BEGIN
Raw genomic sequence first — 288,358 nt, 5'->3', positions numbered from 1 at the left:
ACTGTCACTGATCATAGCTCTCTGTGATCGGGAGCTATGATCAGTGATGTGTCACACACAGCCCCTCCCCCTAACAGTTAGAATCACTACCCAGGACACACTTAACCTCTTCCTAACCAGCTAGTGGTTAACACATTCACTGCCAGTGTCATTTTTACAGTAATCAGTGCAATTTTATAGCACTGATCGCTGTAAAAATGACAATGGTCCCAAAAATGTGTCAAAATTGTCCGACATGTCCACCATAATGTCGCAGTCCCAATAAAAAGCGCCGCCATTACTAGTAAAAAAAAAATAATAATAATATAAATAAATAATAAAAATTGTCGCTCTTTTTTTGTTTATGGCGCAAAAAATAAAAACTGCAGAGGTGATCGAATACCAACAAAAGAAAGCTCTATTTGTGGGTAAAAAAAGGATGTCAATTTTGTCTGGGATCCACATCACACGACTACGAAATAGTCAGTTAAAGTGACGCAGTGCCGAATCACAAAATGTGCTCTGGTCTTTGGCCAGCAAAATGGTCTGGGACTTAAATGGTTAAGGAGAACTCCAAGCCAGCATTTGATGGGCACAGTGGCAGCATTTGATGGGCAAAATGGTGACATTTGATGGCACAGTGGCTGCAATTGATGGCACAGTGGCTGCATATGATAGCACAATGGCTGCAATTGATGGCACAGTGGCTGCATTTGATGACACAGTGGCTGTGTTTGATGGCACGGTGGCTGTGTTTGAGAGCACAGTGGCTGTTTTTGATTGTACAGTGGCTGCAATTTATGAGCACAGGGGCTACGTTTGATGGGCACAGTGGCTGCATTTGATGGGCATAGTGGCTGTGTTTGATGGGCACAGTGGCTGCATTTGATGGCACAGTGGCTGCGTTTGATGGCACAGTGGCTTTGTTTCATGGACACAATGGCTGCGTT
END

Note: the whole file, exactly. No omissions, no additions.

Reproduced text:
Raw genomic sequence first — 288,358 nt, 5'->3', positions numbered from 1 at the left:
ACTGTCACTGATCATAGCTCTCTGTGATCGGGAGCTATGATCAGTGATGTGTCACACACAGCCCCTCCCCCTAACAGTTAGAATCACTACCCAGGACACACTTAACCTCTTCCTAACCAGCTAGTGGTTAACACATTCACTGCCAGTGTCATTTTTACAGTAATCAGTGCAATTTTATAGCACTGATCGCTGTAAAAATGACAATGGTCCCAAAAATGTGTCAAAATTGTCCGACATGTCCACCATAATGTCGCAGTCCCAATAAAAAGCGCCGCCATTACTAGTAAAAAAAAAATAATAATAATATAAATAAATAATAAAAATTGTCGCTCTTTTTTTGTTTATGGCGCAAAAAATAAAAACTGCAGAGGTGATCGAATACCAACAAAAGAAAGCTCTATTTGTGGGTAAAAAAAGGATGTCAATTTTGTCTGGGATCCACATCACACGACTACGAAATAGTCAGTTAAAGTGACGCAGTGCCGAATCACAAAATGTGCTCTGGTCTTTGGCCAGCAAAATGGTCTGGGACTTAAATGGTTAAGGAGAACTCCAAGCCAGCATTTGATGGGCACAGTGGCAGCATTTGATGGGCAAAATGGTGACATTTGATGGCACAGTGGCTGCAATTGATGGCACAGTGGCTGCATATGATAGCACAATGGCTGCAATTGATGGCACAGTGGCTGCATTTGATGACACAGTGGCTGTGTTTGATGGCACGGTGGCTGTGTTTGAGAGCACAGTGGCTGTTTTTGATTGTACAGTGGCTGCAATTTATGAGCACAGGGGCTACGTTTGATGGGCACAGTGGCTGCATTTGATGGGCATAGTGGCTGTGTTTGATGGGCACAGTGGCTGCATTTGATGGCACAGTGGCTGCGTTTGATGGCACAGTGGCTTTGTTTCATGGACACAATGGCTGCGTT